A doctor has shed light on the reasons behind the lingering effects of the so-called “100-day cough,” also known as whooping cough. This bacterial infection impacts the lungs and breathing tubes, resulting in symptoms like difficulty breathing, persistent coughing, and a runny nose. The UK has witnessed a significant 200% increase in reported cases compared to the previous year.

While antibiotics can treat the illness, individuals often experience its effects for weeks or even months, earning it the nickname “100-day cough.” Dr. Tom Jenkins, a GP, explained the reason for the prolonged symptoms, stating, “It has evolved to make you cough as long as possible, giving it the best chance to spread to other people.” He highlighted the potential dangers of the disease, emphasizing that it can make breathing difficult, with fatal outcomes reported, especially among young children.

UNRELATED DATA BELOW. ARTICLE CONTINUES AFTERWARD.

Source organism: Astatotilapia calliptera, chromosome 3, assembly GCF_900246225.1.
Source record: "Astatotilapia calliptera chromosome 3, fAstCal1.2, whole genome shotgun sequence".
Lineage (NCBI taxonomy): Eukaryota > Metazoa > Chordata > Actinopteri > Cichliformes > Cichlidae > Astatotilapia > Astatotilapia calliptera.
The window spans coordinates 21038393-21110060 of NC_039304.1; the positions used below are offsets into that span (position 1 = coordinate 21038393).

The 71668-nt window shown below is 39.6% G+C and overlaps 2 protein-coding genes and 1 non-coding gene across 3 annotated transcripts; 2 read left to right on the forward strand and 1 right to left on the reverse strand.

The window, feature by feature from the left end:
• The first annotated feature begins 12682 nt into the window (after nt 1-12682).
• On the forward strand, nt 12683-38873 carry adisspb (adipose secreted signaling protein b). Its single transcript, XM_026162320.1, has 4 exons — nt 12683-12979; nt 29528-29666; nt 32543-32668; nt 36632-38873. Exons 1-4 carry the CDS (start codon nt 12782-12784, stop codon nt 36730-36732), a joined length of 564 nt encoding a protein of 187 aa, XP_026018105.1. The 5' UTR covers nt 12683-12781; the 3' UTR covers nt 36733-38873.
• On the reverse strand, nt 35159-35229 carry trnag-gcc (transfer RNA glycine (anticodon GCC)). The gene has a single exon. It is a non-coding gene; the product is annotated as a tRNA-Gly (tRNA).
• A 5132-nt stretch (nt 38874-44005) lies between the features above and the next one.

Jenkins emphasized the significance of the persistent cough, noting that continuous coughing hinders proper breathing and leaves individuals breathless, particularly concerning for children. The disease has seen a notable surge in cases, with 716 reported between July and November, three times higher than the same period in the previous year. While most cases are concentrated in England and Wales, the risk is present across the country.

In addition to a prolonged cough, experts advise monitoring three initial signs of whooping cough, which include a runny nose, a sore throat, and nasal congestion—symptoms often mistaken for a common cold. As the illness progresses, individuals may experience coughing bouts that worsen at night, difficulty breathing after a coughing bout, the presence of thick mucus, and a distinct “whoop” sound or gasping for breath between coughs.

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